Iceland, December 2021

Although I didn’t know it at the time, Teddy (my brain tumor), was with me then.

I have had the great fortune of travelling all over the world.  Without my brain tumor, Teddy.  Although Teddy is now with me, I still am planning trips.  We’ll see. 

Over Winter Break I went to Iceland to enjoy Christmas time in Reykjavik and join five other teachers to explore the countryside.  The main purpose of going in the winter, however, was to maximize my chances of seeing the Aurora Borealis.  And I did!  Although I didn’t know it at the time, Teddy was with me then.

Above is the Blue Lagoon. I entered the water when it was pitch black (9:00 am, Winter Solstice), cold wind blowing, hot steam coming up — very eerie.

The photo on the left shows the Oslo Christmas Tree (an annual gift from Norway) and Reykjavik Cathedral. This is at 10:00 am in the morning. On the right is Hofdi House where Reagan and Gorbachev met. (Perhaps we need them back!) Click on any photo to see the full image.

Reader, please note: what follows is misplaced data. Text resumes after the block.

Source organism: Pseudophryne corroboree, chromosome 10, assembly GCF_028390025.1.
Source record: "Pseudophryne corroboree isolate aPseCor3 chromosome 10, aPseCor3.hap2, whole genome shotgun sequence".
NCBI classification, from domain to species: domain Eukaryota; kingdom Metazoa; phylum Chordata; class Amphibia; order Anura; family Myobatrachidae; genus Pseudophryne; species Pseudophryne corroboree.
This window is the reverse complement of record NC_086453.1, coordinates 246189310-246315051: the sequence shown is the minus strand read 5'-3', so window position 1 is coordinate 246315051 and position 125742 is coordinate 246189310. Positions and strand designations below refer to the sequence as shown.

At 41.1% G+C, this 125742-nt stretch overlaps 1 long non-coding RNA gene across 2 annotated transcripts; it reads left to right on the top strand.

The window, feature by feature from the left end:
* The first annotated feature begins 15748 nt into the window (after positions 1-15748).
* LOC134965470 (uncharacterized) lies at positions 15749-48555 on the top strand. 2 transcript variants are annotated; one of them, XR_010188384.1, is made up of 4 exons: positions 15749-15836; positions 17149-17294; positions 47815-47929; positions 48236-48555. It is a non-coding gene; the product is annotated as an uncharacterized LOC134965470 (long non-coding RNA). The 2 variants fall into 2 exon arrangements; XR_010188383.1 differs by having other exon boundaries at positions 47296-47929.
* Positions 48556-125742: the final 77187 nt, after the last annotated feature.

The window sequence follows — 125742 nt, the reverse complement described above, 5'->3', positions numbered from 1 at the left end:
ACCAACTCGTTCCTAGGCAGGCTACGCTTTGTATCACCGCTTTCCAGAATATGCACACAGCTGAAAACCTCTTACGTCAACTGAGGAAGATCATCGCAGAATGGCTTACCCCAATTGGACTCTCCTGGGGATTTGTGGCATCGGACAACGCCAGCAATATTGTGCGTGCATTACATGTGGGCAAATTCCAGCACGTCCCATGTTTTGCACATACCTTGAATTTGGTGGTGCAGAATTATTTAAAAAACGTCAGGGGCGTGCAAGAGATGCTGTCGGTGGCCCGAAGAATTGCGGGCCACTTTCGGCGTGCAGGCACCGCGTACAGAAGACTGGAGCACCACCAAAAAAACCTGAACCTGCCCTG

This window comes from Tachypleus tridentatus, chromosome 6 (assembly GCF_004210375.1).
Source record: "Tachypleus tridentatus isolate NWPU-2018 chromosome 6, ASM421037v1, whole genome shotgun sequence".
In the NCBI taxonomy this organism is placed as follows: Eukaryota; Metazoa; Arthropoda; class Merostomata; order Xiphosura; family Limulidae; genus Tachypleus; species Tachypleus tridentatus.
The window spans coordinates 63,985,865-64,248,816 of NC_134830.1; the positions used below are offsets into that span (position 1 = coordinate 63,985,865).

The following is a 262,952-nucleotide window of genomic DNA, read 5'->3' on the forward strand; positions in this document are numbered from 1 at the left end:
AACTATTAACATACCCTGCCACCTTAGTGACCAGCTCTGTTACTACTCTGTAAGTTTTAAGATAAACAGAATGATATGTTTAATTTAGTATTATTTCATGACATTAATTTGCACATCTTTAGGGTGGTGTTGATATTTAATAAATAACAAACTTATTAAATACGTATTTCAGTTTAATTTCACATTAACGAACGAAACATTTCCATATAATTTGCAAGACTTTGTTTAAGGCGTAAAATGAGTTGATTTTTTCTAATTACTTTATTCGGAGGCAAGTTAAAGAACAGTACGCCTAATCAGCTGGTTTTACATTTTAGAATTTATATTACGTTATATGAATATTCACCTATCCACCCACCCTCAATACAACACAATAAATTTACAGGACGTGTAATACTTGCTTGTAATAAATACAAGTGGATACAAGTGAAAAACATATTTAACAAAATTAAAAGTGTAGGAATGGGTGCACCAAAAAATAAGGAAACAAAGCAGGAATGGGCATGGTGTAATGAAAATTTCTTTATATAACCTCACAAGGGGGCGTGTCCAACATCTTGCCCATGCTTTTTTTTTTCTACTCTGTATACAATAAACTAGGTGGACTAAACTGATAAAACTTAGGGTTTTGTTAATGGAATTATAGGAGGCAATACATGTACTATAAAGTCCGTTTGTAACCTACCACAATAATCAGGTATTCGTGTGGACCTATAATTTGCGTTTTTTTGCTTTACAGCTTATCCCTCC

Upper left: Bessastaoir, where the President lives.  Minimal security! Lower left: Icelandic Horse. Upper Right: Breakfast at my hotel, complete with Icelandic cod liver oil. Lower right: Sun Voyager Sculpture and the Harbor.

Upper left: Colorful corrugated iron homes. Upper right: Hallgrimskirja, the big Lutheran Church. Lower left: Traditional Iceland Plate (mashed fish, smoked trout, smoked lamb, dried fish, fermented shark). The dessert was better! Lower right: Christmas is a special time in Reykjavik with many of the Icelandic legends on full display.

Hot dog stands are very popular. Made of lamb, the hot dogs are quite good!

The Lake near City Hall, Reykjavik, Christmas Eve afternoon.

Christmas Day/ Birthday whale watch: White Beaked Dolphins.

Humpback Whale

For the rest of my stay, I joined five other teachers for a trip out into the countryside. Photo on left: First stop: Raufarholshellir Lava Tube.  This is where I realized I was having severe balance issues… Right: Geyser – area with the original hot-water spout for which all other geysers are named

Thingvellier National Park, where the Norther American and Eurasian tectonic plates are shifting apart

Pals at my inn.



 This photo of the countryside came out looking like a painting

And the reason for travelling to Iceland in the winter….to maximize the chances of seeing the Northern Lights.  Success!

 The Aurora Borealis.  Yay!!!!!